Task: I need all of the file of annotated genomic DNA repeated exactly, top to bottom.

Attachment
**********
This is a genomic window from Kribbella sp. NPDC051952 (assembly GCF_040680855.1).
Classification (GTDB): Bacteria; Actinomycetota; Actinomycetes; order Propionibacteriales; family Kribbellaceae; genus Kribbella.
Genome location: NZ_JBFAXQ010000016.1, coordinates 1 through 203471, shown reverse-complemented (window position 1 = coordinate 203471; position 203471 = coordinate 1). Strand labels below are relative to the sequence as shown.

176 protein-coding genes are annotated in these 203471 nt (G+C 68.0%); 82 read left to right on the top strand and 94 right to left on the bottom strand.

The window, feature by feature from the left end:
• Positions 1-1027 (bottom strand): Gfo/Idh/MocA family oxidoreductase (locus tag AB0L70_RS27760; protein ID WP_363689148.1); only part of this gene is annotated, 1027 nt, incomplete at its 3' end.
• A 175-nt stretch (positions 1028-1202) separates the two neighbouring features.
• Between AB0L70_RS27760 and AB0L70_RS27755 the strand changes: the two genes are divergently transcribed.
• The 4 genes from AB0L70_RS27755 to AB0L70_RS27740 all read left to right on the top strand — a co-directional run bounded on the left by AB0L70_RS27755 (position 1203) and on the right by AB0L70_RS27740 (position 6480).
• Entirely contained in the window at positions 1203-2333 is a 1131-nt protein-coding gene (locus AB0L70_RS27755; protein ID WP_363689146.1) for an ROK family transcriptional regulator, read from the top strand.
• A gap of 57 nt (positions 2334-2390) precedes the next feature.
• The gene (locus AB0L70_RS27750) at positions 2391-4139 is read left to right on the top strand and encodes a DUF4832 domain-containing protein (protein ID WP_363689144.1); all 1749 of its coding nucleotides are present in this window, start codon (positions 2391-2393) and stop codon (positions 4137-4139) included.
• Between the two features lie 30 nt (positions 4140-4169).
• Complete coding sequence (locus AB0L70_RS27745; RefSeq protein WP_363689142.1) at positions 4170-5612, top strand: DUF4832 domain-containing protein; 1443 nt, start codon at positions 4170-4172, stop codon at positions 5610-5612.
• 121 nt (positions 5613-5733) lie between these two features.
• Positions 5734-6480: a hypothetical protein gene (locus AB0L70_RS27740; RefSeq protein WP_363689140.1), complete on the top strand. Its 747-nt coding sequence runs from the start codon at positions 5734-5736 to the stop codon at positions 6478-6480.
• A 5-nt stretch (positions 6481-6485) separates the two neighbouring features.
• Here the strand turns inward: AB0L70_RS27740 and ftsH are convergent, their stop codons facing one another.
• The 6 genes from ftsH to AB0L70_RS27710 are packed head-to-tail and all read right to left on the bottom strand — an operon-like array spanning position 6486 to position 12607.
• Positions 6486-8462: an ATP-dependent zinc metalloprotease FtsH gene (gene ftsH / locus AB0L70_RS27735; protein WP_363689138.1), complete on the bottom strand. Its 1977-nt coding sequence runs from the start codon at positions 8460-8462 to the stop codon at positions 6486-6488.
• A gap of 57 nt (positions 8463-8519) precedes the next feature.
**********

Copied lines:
This is a genomic window from Kribbella sp. NPDC051952 (assembly GCF_040680855.1).
Classification (GTDB): Bacteria; Actinomycetota; Actinomycetes; order Propionibacteriales; family Kribbellaceae; genus Kribbella.
Genome location: NZ_JBFAXQ010000016.1, coordinates 1 through 203471, shown reverse-complemented (window position 1 = coordinate 203471; position 203471 = coordinate 1). Strand labels below are relative to the sequence as shown.

176 protein-coding genes are annotated in these 203471 nt (G+C 68.0%); 82 read left to right on the top strand and 94 right to left on the bottom strand.

The window, feature by feature from the left end:
• Positions 1-1027 (bottom strand): Gfo/Idh/MocA family oxidoreductase (locus tag AB0L70_RS27760; protein ID WP_363689148.1); only part of this gene is annotated, 1027 nt, incomplete at its 3' end.
• A 175-nt stretch (positions 1028-1202) separates the two neighbouring features.
• Between AB0L70_RS27760 and AB0L70_RS27755 the strand changes: the two genes are divergently transcribed.
• The 4 genes from AB0L70_RS27755 to AB0L70_RS27740 all read left to right on the top strand — a co-directional run bounded on the left by AB0L70_RS27755 (position 1203) and on the right by AB0L70_RS27740 (position 6480).
• Entirely contained in the window at positions 1203-2333 is a 1131-nt protein-coding gene (locus AB0L70_RS27755; protein ID WP_363689146.1) for an ROK family transcriptional regulator, read from the top strand.
• A gap of 57 nt (positions 2334-2390) precedes the next feature.
• The gene (locus AB0L70_RS27750) at positions 2391-4139 is read left to right on the top strand and encodes a DUF4832 domain-containing protein (protein ID WP_363689144.1); all 1749 of its coding nucleotides are present in this window, start codon (positions 2391-2393) and stop codon (positions 4137-4139) included.
• Between the two features lie 30 nt (positions 4140-4169).
• Complete coding sequence (locus AB0L70_RS27745; RefSeq protein WP_363689142.1) at positions 4170-5612, top strand: DUF4832 domain-containing protein; 1443 nt, start codon at positions 4170-4172, stop codon at positions 5610-5612.
• 121 nt (positions 5613-5733) lie between these two features.
• Positions 5734-6480: a hypothetical protein gene (locus AB0L70_RS27740; RefSeq protein WP_363689140.1), complete on the top strand. Its 747-nt coding sequence runs from the start codon at positions 5734-5736 to the stop codon at positions 6478-6480.
• A 5-nt stretch (positions 6481-6485) separates the two neighbouring features.
• Here the strand turns inward: AB0L70_RS27740 and ftsH are convergent, their stop codons facing one another.
• The 6 genes from ftsH to AB0L70_RS27710 are packed head-to-tail and all read right to left on the bottom strand — an operon-like array spanning position 6486 to position 12607.
• Positions 6486-8462: an ATP-dependent zinc metalloprotease FtsH gene (gene ftsH / locus AB0L70_RS27735; protein WP_363689138.1), complete on the bottom strand. Its 1977-nt coding sequence runs from the start codon at positions 8460-8462 to the stop codon at positions 6486-6488.
• A gap of 57 nt (positions 8463-8519) precedes the next feature.